In Uncategorized on 08/16/2019 at 00:44

The title of this petit opuscule derives from the time that Judge Boasberg and DC Cir put the slug on Doug Shulman and Dave Williams, ex-IRS Com’r and OPR honcho, respectively, when they tried to regulate preparers. Congress, which could have solved the problem, of course did nothing, and did it very well, rather like Sir W. S. Gilbert’s House of Peers.

I’m not going to expatiate on ex-Ch J L Paige (“Iron Fist”) Marvel’s opinion in Todd Myron Moore, 2019 T. C. Memo. 100, filed 8/15/19.

I just got home from the Stadium, where I was watching the Cleveland Indians score 19 (count ‘em, 19) runs on 24 (count ‘em, 24) hits, against the Yankees’ 5 runs on nine (count ‘em and weep, nine) hits. I’m not a fan of either team, but that game had to make history.

I will say that Todd Myron, ex-civil engineer who ran a multi-state tax prep business, having taken “…online training courses and also attended a 12-week program provided by Jackson Hewitt before he embarked on his new career,” 2019 T. C. Memo. 100, at p. 3, was extremely successful.

Todd Myron’s recordkeeping was of course not of the best, but ex-Ch Judge Iron Fist gives Todd Myron the benefit of the Cohan for the commissions he pays to the actual return preparers. “In his tax return preparation business petitioner hired return preparers throughout the country as independent contractors. Petitioner’s company served as a clearinghouse for processing returns and also provided training and support to his contractors. Each contractor developed and maintained his or her own client base and prepared returns for these clients.” 2019 T. C. Memo. 100, at p. 4.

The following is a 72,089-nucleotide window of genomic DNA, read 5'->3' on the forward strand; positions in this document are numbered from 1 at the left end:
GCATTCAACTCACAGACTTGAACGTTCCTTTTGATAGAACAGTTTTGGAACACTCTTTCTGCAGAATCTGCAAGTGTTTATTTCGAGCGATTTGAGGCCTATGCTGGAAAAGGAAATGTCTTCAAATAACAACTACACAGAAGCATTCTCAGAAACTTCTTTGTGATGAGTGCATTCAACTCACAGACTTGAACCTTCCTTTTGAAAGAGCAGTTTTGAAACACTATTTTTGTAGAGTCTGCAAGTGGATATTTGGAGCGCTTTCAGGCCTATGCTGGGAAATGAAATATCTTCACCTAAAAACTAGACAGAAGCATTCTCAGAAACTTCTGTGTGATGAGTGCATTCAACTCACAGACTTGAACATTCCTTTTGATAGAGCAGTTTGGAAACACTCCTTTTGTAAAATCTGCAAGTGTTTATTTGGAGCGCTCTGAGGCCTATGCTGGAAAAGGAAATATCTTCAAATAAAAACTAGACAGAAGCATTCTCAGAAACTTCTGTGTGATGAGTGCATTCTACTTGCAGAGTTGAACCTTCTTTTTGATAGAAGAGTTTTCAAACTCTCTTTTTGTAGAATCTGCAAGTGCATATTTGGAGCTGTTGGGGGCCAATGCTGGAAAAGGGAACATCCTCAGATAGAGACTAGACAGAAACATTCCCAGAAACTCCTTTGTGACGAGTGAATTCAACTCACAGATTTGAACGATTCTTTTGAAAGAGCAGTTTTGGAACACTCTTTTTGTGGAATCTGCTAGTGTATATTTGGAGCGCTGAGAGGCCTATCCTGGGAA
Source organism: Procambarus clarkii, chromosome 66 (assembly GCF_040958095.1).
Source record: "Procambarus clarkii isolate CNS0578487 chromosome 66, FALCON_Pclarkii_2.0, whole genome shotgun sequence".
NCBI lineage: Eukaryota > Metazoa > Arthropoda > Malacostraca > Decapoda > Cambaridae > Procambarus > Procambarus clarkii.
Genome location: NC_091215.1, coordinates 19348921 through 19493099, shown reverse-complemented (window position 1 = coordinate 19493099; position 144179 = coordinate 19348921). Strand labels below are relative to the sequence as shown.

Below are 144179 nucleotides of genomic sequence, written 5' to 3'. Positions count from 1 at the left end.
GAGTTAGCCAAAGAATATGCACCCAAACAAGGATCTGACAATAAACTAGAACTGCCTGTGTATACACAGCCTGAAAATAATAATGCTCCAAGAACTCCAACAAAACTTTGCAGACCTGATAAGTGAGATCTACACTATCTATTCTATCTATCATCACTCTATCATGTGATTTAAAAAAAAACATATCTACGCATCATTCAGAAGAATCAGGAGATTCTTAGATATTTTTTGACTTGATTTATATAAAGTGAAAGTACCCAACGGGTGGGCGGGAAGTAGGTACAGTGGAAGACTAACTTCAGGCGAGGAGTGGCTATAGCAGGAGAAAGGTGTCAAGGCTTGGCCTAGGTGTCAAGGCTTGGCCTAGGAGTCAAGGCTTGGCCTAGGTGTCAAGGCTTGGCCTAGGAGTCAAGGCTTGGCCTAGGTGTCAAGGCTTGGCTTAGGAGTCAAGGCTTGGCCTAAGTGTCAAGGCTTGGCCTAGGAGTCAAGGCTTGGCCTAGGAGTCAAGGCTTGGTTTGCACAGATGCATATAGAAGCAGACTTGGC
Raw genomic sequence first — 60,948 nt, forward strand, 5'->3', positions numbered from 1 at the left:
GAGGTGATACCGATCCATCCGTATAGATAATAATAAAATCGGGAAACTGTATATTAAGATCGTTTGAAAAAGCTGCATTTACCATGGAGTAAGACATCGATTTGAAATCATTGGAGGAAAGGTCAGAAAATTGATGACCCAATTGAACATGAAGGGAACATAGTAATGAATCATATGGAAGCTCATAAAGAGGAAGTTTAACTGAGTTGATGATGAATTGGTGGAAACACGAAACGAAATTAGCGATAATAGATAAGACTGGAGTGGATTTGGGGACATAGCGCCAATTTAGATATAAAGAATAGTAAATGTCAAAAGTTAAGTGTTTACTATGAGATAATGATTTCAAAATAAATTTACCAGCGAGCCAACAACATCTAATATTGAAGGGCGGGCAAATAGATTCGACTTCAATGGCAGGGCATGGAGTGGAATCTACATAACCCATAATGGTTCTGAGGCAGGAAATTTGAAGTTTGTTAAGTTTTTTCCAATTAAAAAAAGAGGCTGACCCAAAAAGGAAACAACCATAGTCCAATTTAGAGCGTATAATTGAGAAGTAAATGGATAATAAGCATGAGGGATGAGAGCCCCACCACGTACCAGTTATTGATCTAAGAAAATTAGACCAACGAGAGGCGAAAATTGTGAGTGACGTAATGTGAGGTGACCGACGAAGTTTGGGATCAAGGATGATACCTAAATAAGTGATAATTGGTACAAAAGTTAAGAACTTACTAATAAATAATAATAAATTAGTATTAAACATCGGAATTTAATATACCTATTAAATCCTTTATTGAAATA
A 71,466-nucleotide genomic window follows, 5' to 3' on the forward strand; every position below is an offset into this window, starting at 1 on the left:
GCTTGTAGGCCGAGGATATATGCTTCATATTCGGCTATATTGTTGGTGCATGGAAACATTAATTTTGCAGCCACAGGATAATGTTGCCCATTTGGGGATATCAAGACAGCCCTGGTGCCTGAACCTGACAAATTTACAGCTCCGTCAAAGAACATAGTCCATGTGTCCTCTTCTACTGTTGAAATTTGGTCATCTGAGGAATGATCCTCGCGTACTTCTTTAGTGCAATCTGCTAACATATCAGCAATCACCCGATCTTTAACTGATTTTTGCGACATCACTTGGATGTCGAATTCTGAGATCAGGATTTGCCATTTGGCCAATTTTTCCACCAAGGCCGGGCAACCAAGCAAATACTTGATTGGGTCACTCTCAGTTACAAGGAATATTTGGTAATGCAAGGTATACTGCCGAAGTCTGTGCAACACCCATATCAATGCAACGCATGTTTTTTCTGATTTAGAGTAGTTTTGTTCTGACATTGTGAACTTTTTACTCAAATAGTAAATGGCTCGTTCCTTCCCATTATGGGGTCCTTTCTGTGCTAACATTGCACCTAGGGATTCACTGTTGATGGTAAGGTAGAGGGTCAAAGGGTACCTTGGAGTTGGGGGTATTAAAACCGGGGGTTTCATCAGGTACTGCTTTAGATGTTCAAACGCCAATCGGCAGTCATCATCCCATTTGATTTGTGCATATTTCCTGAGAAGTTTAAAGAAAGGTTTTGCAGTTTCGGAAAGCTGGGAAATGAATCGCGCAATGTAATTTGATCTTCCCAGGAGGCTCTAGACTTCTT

Myron Todd’s method of compensating himself and his contractors would get us Circular 230 types hanged.

“Petitioner maintained several business bank accounts. When one of petitioner’s return preparers would file a return for a client that generated a tax refund, the refund was deposited into one of petitioner’s bank accounts, which petitioner referred to as a third-party bank account and appears to have treated as an escrow account. Petitioner would then take from the client’s refund the agreed-upon preparation fee, which would be deposited into another of petitioner’s business accounts, and the remainder would be paid to the client. From the preparation fee petitioner would then pay a commission to the individual return preparer, ranging from 60% to 90% of the preparation fee depending on the return preparer’s expertise and client base. Petitioner would retain the rest of the preparation fee.” 2019 T. C. Memo. 100, at pp. 4-5.

I need not, of course, remind my readers, positively jagged with sophistication, of the provisions of 31CFR§10.31(a): “A practitioner may not endorse or otherwise negotiate any check (including directing or accepting payment by any means, electronic or otherwise, into an account owned or controlled by the practitioner or any firm or other entity with whom the practitioner is associated) issued to a client by the government in respect of a Federal tax liability.”

But of course such unenrolled types as Todd Myron and his cohorts may do so with impunity.

I’ll spare you the rant.

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